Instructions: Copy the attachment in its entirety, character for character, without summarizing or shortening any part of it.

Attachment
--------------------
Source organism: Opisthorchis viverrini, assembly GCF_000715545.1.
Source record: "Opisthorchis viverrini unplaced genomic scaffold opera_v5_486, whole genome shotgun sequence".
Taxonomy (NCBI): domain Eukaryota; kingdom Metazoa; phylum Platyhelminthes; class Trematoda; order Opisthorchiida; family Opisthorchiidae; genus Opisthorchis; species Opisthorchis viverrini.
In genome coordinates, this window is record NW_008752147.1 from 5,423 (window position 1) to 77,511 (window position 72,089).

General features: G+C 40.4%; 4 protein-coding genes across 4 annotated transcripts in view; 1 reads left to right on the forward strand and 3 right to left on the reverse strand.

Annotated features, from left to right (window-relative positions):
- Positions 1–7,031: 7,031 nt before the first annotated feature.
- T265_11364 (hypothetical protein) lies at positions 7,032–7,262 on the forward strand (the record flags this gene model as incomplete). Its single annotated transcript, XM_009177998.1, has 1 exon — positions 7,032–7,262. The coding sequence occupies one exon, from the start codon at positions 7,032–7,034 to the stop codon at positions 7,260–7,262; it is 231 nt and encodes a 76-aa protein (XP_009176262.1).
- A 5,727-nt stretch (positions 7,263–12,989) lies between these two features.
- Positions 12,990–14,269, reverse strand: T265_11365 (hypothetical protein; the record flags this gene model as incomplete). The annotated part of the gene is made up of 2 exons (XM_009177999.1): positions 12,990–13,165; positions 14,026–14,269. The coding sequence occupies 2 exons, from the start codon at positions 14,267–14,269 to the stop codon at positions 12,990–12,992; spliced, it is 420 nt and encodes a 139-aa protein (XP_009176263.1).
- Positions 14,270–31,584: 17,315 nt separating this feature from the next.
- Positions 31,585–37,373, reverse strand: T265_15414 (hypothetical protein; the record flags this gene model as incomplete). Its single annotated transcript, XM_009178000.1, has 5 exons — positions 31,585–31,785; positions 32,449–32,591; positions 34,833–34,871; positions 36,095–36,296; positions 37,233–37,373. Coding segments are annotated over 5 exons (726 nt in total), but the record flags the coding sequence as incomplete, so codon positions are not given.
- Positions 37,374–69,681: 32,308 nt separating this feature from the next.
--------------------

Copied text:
Source organism: Opisthorchis viverrini, assembly GCF_000715545.1.
Source record: "Opisthorchis viverrini unplaced genomic scaffold opera_v5_486, whole genome shotgun sequence".
Taxonomy (NCBI): domain Eukaryota; kingdom Metazoa; phylum Platyhelminthes; class Trematoda; order Opisthorchiida; family Opisthorchiidae; genus Opisthorchis; species Opisthorchis viverrini.
In genome coordinates, this window is record NW_008752147.1 from 5,423 (window position 1) to 77,511 (window position 72,089).

General features: G+C 40.4%; 4 protein-coding genes across 4 annotated transcripts in view; 1 reads left to right on the forward strand and 3 right to left on the reverse strand.

Annotated features, from left to right (window-relative positions):
- Positions 1–7,031: 7,031 nt before the first annotated feature.
- T265_11364 (hypothetical protein) lies at positions 7,032–7,262 on the forward strand (the record flags this gene model as incomplete). Its single annotated transcript, XM_009177998.1, has 1 exon — positions 7,032–7,262. The coding sequence occupies one exon, from the start codon at positions 7,032–7,034 to the stop codon at positions 7,260–7,262; it is 231 nt and encodes a 76-aa protein (XP_009176262.1).
- A 5,727-nt stretch (positions 7,263–12,989) lies between these two features.
- Positions 12,990–14,269, reverse strand: T265_11365 (hypothetical protein; the record flags this gene model as incomplete). The annotated part of the gene is made up of 2 exons (XM_009177999.1): positions 12,990–13,165; positions 14,026–14,269. The coding sequence occupies 2 exons, from the start codon at positions 14,267–14,269 to the stop codon at positions 12,990–12,992; spliced, it is 420 nt and encodes a 139-aa protein (XP_009176263.1).
- Positions 14,270–31,584: 17,315 nt separating this feature from the next.
- Positions 31,585–37,373, reverse strand: T265_15414 (hypothetical protein; the record flags this gene model as incomplete). Its single annotated transcript, XM_009178000.1, has 5 exons — positions 31,585–31,785; positions 32,449–32,591; positions 34,833–34,871; positions 36,095–36,296; positions 37,233–37,373. Coding segments are annotated over 5 exons (726 nt in total), but the record flags the coding sequence as incomplete, so codon positions are not given.
- Positions 37,374–69,681: 32,308 nt separating this feature from the next.